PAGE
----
New York’s first billionaires’ building, One57, was funded by a subsidiary of an Abu Dhabi company linked to a global money-laundering investigation, The Post has learned.
Gary Barnett, of Extell Development, started to build the 75-story skyscraper, at 157 W. 57th St., during the height of the recession when Western funding was scarce.
Barnett owns only a small piece of the $1.6 billion tower, which was mainly funded by Aabar Investments and a second, privately held Abu Dhabi-based investor, Tasameem Real Estate Co., sources said.
“Gary Barnett used this Abu Dhabi connection to bail him out,” one source familiar with the situation said.
Aabar is a subsidiary of International Petroleum Investment Co. (IPIC), one of the biggest backers of a state-owned Malaysian investment fund that is at the center of a growing corruption scandal.
That fund, 1Malaysia Development Berhad (1MDB), had $6.5 billion in bonds guaranteed by IPIC, according to reports.
1MDB made two payments to IPIC — a $1.4 billion cash deposit in 2012 and a nearly $1 billion payment to extinguish options given to IPIC for guaranteeing bonds, according to a report.
IPIC, however, denied to 1MDB that either IPIC or Aabar ever received this money, according to a report in the Wall Street Journal.
1MDB is under investigation around the globe after more than $1 billion from its coffers allegedly wound up in personal bank accounts belonging to Malaysian Prime Minister Najib Razak.
Najib denies any improprieties.
A US Department of Justice probe into 1MDB is looking at assets owned by Najib and his family, including luxury real estate in New York and Los Angeles.
The probe could also spill over into real estate financing deals, such as One57, that were funded by entities with ties to the 1MDB scandal, sources told The Post.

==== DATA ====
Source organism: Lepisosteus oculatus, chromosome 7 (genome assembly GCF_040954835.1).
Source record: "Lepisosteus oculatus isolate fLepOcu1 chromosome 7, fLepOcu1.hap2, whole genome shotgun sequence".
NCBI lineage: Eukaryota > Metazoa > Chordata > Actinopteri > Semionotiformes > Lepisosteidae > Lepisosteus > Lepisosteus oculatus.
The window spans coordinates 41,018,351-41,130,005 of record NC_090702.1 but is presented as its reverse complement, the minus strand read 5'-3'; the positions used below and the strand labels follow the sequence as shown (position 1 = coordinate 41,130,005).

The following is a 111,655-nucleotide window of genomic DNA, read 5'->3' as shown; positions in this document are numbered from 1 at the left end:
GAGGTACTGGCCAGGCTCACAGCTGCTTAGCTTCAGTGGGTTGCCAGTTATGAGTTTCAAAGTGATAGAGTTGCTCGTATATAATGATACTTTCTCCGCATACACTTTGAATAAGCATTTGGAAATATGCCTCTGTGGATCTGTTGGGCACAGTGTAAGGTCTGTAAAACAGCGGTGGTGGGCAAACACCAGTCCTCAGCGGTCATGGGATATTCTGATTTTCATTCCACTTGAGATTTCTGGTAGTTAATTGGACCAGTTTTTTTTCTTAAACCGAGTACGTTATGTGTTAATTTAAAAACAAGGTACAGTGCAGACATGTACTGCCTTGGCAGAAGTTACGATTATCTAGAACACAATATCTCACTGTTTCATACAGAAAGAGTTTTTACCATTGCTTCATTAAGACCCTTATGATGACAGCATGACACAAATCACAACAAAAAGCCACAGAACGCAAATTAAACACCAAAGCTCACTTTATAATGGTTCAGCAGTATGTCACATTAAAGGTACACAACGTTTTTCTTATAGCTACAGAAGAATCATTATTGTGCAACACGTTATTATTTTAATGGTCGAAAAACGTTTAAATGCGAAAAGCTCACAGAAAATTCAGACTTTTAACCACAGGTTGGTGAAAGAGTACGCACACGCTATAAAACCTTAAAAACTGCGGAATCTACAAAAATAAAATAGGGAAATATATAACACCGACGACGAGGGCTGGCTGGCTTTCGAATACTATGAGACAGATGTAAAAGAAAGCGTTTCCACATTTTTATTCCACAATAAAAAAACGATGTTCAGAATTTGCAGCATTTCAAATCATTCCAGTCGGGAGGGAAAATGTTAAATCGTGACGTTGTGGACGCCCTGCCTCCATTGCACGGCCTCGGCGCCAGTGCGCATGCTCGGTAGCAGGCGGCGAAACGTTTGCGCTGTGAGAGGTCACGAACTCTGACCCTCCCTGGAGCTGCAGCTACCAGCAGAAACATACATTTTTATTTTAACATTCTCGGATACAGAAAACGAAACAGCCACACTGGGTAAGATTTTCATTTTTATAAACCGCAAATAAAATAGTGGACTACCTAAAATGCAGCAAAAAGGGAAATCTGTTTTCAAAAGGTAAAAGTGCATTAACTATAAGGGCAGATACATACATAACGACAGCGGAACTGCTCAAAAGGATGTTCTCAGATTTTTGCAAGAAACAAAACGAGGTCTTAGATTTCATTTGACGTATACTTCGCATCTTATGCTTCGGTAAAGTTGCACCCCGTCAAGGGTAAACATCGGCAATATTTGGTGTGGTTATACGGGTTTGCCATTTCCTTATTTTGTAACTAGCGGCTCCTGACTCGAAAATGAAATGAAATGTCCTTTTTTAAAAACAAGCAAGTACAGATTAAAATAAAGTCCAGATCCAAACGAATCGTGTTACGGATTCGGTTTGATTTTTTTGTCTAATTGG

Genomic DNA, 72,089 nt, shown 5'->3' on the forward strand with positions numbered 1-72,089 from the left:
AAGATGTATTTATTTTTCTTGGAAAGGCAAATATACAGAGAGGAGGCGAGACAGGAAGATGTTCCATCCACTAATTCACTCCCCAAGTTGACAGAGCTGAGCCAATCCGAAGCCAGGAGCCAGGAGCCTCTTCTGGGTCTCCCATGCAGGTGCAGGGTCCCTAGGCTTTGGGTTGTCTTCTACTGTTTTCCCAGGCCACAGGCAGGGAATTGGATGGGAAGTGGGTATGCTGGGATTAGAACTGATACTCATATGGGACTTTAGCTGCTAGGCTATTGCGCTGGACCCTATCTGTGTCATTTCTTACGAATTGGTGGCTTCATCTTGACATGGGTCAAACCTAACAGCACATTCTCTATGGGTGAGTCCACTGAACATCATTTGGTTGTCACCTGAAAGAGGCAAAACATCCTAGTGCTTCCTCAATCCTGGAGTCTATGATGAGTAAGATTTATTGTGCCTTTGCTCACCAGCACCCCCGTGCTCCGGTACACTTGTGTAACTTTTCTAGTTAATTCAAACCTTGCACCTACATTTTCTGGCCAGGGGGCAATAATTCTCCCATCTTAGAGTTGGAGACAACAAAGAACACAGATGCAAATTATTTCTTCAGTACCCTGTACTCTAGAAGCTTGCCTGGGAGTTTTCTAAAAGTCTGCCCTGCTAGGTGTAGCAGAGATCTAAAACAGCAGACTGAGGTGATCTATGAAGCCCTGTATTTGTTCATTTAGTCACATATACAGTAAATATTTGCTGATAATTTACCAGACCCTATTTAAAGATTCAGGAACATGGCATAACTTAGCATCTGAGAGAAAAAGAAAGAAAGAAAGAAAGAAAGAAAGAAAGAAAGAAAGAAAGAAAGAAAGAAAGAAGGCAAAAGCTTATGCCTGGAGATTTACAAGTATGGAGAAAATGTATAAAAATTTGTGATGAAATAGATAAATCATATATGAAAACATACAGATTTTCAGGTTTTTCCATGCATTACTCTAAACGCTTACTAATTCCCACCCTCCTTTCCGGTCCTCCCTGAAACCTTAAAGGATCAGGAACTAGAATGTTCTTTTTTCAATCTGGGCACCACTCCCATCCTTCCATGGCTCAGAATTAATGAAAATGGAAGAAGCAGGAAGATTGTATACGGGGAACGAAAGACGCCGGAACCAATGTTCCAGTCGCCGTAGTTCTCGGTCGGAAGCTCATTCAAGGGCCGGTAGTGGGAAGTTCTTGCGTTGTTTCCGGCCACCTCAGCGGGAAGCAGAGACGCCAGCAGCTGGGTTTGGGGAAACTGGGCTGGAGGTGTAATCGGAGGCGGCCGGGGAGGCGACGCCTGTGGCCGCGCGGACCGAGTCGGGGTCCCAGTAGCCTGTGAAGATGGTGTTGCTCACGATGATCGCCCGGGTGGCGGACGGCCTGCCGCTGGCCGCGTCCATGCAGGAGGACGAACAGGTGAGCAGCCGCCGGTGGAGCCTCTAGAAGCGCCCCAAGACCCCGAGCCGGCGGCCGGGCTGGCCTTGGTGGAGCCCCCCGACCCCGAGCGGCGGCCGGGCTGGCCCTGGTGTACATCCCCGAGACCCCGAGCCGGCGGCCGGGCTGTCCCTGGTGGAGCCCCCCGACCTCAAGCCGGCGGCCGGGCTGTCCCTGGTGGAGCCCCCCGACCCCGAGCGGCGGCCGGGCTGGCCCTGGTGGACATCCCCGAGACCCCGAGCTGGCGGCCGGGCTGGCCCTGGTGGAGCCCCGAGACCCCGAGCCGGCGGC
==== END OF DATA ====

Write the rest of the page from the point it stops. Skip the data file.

At the time of the One57 deal, Khadem al-Qubaisi was chief executive of IPIC and chairman of Aabar. His associate Mohamed Badawy al-Husseiny was Aabar’s chief executive.
In the wake of the 1MBD probe, al-Qubaisi and al-Husseiny have been stripped of their positions at the state-owned entities.
Al-Qubaisi was also interrogated in Abu Dhabi and was temporarily under house arrest. He is now in exile and under “extensive investigations by the state, regarding the billions of dollars that have been lost from Aabar over the past few years,” the Sarawak Report, an investigative blog, reported.
The broad-based scam has sparked calls as recently as Tuesday for the prime minister to resign.
In September 2010, Aabar 57 Funding LLC gave Extell a $140.675 million mortgage, according to city property records. The name on the documents is al-Husseiny.
Aabar and Tasameem turned up in a 2010 court case in Tampa, Fla., when two businessmen alleged that IPIC, Aabar and Tasameem hired their company, Capital Trans International, to find US real estate deals — but never paid them for the work.
An Extell spokesman did not return calls.
Separately, Goldman Sachs’ former Southeast Asia Chairman Tim Leissner has been subpoenaed by the FBI.
Leissner helped 1MDB raise money and left Malaysia in the wake of the scandal. Heresigned in February.
Here’s a peek inside One57: